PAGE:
New Traffic Measuring Method Could Benefit Infill Development in San Jose
Guest Blogpost by Ramses Madou
Interim Division Manager, Planning, Policy & Sustainability
Department of Transportation, City of San Jose
The City of San Jose has recently changed the way it measures the impact of vehicle traffic spurred by development. The new metric, called vehicle miles traveled (VMT), supports denser development that promotes travel by foot, bike, or transit.
In 2013, the State of California passed Senate Bill 743 (SB 743), which says that jurisdictions can no longer use automobile delay at intersections – commonly measured by “level of service” – when doing transportation analysis under the California Environmental Quality Act (CEQA). The suggested replacement for level of service, VMT, is widely seen as a more holistic metric that can better support smart growth.
The City began crafting new policy to implement this change in January 2017. After months of research, analysis, modeling, and community outreach, the City Council voted to approve a new Transportation Analysis Policy in February. VMT is now the law of the land when it comes to CEQA traffic impact analysis in San Jose.
VMT is a significant shift in the way the City thinks about transportation. Instead of continuing to plan for more and more auto traffic, using streets and freeways that are already at or nearing capacity, the City is instead focused on developing safe and inviting pedestrian, bicycle, and transit networks to meet new travel demand.
This shift in how we measure traffic and plan for moving people will help business by addressing the employee recruitment, retainment, and cost issues related to transportation. Consider the money currently being spent by Google, Facebook, and other employers on shuttling their employees to work. These efforts are justified under the logic that, to retain their top-tier talent, they need to have improved, transit-like, transportation options.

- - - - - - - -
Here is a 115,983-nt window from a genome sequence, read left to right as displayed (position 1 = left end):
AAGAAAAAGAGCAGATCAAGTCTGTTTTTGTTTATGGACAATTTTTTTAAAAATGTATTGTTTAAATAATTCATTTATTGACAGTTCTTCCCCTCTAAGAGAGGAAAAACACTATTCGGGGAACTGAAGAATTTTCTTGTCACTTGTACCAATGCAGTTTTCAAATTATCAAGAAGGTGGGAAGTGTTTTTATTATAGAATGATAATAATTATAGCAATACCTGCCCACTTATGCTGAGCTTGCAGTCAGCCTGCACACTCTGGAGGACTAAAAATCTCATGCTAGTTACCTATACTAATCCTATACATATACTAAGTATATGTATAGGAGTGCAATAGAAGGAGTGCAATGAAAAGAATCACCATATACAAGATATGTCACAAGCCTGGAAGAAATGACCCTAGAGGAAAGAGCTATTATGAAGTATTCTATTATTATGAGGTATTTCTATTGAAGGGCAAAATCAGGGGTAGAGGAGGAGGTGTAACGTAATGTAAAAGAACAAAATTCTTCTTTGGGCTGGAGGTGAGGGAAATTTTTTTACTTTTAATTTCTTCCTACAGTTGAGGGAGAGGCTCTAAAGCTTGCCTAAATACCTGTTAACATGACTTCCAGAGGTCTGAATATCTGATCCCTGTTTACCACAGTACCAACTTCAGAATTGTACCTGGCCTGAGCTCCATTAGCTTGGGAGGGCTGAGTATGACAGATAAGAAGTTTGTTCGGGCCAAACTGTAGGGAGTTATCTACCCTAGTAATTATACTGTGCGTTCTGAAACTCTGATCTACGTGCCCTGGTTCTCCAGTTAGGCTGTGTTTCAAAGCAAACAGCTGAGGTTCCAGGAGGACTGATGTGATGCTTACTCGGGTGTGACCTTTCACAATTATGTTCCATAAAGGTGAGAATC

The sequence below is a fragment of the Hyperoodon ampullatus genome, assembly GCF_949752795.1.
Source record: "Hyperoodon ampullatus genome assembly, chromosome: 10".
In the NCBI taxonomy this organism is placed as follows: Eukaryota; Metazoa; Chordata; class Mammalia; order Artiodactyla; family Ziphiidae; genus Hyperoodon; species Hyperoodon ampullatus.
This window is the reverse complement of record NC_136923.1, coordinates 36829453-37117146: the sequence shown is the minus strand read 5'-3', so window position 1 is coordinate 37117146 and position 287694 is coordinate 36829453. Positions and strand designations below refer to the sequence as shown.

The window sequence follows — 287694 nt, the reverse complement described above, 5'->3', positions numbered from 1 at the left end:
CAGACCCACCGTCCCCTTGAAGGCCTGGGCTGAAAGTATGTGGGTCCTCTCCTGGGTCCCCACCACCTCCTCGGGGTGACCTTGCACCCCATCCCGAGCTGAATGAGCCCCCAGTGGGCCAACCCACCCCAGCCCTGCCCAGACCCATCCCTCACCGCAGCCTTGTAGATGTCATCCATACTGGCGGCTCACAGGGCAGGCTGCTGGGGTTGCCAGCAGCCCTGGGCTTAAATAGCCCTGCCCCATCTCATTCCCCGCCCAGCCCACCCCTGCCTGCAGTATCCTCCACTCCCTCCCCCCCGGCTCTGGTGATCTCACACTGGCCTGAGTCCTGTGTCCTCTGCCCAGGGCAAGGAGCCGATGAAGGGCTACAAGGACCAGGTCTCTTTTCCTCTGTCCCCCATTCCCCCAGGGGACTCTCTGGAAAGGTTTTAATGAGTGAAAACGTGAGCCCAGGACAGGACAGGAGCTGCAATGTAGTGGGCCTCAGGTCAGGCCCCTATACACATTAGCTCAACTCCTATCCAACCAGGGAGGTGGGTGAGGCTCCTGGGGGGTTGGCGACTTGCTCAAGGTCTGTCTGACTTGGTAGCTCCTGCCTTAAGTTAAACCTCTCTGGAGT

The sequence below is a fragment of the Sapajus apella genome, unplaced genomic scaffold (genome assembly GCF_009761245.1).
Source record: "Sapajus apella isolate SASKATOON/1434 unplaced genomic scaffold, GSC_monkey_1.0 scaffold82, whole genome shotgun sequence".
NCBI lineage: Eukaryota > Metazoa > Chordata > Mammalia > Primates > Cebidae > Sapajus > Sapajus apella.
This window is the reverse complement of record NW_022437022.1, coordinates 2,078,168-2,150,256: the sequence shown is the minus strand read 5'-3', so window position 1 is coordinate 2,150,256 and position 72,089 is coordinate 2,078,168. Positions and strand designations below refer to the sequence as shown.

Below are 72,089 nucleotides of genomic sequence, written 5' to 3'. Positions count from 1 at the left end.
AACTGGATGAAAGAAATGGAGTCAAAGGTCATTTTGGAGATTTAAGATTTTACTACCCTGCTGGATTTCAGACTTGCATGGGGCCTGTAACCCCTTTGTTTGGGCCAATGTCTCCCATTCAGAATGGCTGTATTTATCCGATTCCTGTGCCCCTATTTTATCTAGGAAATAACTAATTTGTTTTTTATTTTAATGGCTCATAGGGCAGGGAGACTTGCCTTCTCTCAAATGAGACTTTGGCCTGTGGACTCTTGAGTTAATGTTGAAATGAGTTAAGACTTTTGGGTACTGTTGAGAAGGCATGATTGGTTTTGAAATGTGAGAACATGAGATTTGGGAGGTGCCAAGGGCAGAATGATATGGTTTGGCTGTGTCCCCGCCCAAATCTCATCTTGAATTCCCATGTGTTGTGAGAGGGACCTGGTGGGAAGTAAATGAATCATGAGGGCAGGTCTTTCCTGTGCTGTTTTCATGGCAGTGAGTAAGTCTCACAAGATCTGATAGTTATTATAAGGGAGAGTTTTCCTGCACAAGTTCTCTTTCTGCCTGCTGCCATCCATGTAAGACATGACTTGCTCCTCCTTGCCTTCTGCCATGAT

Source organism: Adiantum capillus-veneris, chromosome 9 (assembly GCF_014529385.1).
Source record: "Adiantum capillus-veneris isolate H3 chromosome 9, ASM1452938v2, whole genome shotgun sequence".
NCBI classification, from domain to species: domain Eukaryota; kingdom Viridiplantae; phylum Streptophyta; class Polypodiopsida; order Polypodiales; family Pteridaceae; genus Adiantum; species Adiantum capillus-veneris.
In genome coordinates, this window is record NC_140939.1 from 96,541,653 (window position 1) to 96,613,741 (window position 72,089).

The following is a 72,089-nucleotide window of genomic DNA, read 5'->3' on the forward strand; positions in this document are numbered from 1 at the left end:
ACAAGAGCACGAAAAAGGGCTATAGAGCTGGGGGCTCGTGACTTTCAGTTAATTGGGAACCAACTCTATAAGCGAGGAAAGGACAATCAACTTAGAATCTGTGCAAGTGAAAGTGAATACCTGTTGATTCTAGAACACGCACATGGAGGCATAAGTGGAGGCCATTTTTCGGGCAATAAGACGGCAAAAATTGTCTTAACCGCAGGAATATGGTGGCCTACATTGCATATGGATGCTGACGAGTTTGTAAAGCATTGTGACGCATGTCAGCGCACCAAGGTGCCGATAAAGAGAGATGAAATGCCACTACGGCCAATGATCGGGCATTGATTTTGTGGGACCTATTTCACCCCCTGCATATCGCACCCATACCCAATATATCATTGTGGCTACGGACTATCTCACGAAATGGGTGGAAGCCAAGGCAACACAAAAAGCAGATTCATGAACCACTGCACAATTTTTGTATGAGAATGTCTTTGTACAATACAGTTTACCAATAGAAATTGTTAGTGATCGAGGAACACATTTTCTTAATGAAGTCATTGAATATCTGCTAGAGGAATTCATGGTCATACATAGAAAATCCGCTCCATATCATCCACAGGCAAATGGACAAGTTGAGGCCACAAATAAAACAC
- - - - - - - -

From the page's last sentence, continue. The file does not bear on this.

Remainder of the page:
The change to VMT will also affect what types of projects are most economically viable. Instead of far-flung, two-story suburban office parks, which are typically only accessible by car, transit-oriented developments in vibrant urban areas will have an advantage. These are just the types of working environments that many have touted as magnets for the creative class of employees that are in high demand today. By meeting the new requirements of VMT, developers will not only reduce traffic and improve the environment, they will get local employers a leg up in attracting top talent. If you are interested in learning more about VMT and development planning, please contact Donovan Lazaro, Business Development Officer, OED, 408 535-4835 or Transportation Public Information Manager, Colin Heyne, 408 975-3705.